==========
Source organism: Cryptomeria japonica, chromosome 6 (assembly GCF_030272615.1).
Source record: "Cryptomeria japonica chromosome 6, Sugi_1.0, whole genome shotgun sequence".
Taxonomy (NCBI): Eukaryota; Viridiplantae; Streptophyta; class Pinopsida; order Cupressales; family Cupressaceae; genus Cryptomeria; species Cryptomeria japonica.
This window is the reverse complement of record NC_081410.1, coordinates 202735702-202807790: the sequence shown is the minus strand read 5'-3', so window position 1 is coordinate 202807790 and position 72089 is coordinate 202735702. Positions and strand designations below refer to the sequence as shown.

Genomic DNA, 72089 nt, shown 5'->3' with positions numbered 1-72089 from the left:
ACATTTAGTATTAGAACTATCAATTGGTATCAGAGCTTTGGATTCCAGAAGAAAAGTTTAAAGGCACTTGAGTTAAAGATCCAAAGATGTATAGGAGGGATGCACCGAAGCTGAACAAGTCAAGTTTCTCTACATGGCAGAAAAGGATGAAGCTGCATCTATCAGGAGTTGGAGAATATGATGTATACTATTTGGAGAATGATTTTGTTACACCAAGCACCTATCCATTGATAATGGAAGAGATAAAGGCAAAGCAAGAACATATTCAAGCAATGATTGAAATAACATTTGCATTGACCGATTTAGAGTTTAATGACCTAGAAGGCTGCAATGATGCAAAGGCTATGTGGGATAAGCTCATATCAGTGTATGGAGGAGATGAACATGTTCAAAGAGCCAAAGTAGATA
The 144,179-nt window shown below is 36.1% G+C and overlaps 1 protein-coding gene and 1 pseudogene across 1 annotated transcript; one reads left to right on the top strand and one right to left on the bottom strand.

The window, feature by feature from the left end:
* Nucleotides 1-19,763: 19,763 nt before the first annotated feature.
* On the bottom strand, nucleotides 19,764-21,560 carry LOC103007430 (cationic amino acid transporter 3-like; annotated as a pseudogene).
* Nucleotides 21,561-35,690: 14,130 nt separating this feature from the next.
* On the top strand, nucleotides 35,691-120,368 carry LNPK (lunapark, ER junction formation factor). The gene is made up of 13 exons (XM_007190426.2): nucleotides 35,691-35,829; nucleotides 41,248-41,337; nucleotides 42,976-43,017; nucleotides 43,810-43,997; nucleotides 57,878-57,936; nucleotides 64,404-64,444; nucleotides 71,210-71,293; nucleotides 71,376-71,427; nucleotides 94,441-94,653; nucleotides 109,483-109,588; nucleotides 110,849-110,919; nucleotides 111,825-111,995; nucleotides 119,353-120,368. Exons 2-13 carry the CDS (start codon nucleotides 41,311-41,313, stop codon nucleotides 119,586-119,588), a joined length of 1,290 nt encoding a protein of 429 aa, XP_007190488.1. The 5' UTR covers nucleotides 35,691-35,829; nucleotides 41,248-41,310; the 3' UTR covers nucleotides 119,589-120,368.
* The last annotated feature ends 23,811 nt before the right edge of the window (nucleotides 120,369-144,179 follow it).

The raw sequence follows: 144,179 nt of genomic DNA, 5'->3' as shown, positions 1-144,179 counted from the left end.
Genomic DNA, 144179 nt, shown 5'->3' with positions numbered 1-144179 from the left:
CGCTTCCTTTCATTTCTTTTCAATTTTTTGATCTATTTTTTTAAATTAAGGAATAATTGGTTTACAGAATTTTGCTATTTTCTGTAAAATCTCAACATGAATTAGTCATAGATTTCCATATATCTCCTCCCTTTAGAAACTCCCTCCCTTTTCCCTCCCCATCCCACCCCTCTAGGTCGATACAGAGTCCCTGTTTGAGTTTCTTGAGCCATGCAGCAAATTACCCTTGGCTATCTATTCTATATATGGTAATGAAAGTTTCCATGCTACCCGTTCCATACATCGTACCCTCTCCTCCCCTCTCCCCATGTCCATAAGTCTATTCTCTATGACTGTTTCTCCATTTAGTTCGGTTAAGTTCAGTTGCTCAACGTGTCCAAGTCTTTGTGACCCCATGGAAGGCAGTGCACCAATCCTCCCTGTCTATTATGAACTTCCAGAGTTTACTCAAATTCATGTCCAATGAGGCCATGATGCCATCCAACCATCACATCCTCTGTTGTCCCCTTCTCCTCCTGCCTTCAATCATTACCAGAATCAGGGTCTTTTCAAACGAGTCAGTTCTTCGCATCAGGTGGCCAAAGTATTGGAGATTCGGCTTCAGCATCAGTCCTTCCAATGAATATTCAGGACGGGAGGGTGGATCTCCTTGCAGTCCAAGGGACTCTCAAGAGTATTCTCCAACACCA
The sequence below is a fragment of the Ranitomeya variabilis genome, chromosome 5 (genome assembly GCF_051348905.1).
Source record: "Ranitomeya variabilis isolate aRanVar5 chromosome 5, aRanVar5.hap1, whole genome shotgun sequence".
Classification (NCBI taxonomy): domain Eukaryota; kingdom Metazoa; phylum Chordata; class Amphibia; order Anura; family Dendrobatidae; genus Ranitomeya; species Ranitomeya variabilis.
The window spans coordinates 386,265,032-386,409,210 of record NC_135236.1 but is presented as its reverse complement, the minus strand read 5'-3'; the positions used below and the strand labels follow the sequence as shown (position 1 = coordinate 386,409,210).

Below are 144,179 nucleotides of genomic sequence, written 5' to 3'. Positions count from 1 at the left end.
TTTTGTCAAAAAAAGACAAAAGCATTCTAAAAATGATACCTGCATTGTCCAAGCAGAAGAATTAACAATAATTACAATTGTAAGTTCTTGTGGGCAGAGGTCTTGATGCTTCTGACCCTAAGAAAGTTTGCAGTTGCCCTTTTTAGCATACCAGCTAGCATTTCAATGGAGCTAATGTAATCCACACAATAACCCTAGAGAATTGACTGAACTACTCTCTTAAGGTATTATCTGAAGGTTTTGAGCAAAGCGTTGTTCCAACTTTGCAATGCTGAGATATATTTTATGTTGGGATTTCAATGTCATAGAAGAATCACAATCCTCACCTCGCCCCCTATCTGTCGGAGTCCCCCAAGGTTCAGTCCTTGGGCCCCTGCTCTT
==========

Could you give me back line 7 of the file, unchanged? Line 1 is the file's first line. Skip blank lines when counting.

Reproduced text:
The 144,179-nt window shown below is 36.1% G+C and overlaps 1 protein-coding gene and 1 pseudogene across 1 annotated transcript; one reads left to right on the top strand and one right to left on the bottom strand.